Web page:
Treatment of carbon monoxide poisoning 100 years ago. Courtesy of the American Journal of Public Health (NY) 1922 Apr; 12(4): 355-358.
The authors “insist on the vital importance of eliminating carbon monoxide poisoning from the blood as rapidly as possible.” This is absolutely still the treatment 100 years later–albeit with more nuance these days. They then recommended the use of a Tissot army face mask (think gas mask) delivering oxygen from a gas tank and doing so for at least 3 hours. While this would be reasonable treatment even by today’s standards, they did have some odd items recommended. Later the article suggested the patient “should be kept quiet for fear of heart failure for some time after recovery.” Reasonable enough until you add the next line calling for the use of “stimulants.” If you are worried about heart failure, it is best to avoid whipping the heart with stimulants.
Carbon monoxide (CO) is an odorless gas that is quite deadly. It comes from the combustion of natural gas and as a byproduct of combustion in a car engine–among other sources. Hemoglobin is the protein within our red blood cells that carries oxygen around the bloodstream. Imagine a globby protein molecule grabbing an oxygen molecule and wandering about the body to give that oxygen to an organ in need.
The problem is that hemoglobin loves carbon monoxide even more than oxygen. When the environment contains high levels of CO gas, our hemoglobin will grab and hang onto the CO more tightly–so-to-speak–than it does oxygen. Our bodies can’t use CO the same way we use oxygen so when CO levels in the blood are rising, our oxygen levels are decreasing. Initially mild symptoms such as headache or fatigue can progress to brain or heart damage if not death if someone is exposed to high enough levels for a long enough period of time.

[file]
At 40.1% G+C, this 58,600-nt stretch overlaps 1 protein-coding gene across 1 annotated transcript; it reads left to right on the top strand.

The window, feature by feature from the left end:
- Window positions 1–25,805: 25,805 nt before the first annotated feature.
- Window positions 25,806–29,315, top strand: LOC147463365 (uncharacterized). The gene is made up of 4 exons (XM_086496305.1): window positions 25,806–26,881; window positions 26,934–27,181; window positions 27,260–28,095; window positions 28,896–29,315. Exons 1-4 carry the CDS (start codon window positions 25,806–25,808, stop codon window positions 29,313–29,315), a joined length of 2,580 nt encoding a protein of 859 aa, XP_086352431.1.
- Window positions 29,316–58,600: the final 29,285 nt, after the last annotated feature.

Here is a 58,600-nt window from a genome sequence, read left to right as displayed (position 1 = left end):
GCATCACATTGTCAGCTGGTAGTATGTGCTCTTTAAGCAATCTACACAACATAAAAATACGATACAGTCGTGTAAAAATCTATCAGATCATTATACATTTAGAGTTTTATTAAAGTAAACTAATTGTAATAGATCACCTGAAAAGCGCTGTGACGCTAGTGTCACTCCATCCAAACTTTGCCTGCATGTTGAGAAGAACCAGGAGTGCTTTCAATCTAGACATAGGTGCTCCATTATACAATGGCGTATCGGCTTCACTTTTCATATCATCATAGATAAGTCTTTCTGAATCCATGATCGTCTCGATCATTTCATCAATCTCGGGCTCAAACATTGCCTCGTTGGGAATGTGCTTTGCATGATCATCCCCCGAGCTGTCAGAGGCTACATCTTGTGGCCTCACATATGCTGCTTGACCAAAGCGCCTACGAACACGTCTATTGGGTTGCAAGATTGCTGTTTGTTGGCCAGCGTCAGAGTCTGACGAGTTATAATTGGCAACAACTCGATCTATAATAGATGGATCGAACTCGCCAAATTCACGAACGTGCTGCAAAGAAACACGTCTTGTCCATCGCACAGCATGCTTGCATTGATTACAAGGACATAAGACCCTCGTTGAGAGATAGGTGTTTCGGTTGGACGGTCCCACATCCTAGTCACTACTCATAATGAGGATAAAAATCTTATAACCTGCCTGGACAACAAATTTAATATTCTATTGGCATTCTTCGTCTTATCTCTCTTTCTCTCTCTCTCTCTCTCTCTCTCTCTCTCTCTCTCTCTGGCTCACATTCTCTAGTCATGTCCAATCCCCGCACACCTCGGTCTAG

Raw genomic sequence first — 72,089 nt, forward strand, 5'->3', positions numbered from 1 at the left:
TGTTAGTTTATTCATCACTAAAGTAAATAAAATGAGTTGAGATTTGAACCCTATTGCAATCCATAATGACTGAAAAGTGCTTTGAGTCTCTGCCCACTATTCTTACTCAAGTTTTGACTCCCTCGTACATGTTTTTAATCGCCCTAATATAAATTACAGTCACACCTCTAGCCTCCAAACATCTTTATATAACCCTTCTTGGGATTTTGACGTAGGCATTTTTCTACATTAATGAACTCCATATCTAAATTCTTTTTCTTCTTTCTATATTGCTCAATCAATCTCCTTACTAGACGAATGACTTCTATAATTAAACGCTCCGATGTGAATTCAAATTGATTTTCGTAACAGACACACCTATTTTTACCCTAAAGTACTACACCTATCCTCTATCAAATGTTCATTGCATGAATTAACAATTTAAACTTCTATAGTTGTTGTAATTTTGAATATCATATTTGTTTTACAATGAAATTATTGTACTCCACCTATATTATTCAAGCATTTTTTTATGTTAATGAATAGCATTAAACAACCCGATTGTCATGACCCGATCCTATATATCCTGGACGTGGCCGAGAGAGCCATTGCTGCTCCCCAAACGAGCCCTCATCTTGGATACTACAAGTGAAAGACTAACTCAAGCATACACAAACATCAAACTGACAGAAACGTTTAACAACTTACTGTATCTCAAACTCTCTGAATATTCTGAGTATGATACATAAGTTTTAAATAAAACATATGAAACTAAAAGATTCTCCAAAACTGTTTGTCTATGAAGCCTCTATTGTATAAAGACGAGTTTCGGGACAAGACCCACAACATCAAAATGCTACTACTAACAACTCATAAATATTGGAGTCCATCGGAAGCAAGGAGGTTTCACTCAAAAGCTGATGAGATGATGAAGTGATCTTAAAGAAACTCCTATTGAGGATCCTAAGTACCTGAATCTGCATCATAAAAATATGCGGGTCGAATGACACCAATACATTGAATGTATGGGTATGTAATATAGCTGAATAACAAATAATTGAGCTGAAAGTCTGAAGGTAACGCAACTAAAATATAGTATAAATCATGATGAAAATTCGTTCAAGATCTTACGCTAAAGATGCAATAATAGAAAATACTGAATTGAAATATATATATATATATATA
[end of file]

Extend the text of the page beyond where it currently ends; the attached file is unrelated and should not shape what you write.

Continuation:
So the treatment is to flood the body with as much oxygen as possible so that, even though the hemoglobin loves to hang onto CO, oxygen is so abundant that eventually it replaces the CO molecules being held in the red blood cells.
One of the main differences in treatment these days includes improved methods of oxygen delivery. We now have oxygen masks that can deliver much higher concentrations than old masks. Additionally we use hyperbaric oxygen treatments for some CO poisoning cases. This involves putting a patient into a high pressure super-oxygen rich environment to further speed the elimination of CO from the hemoglobin in the bloodstream. The faster the CO is gone, the more likely long term consequences are likely avoided.
So here we have a case where the old treatment is still good. Now, it’s just a bit more refined and better understood with the benefit of the past 100 years of research.
#histmed #medicalhistory #medicalfacts #carbonmonoxide #occupationalhealth
Doctor with a mustache.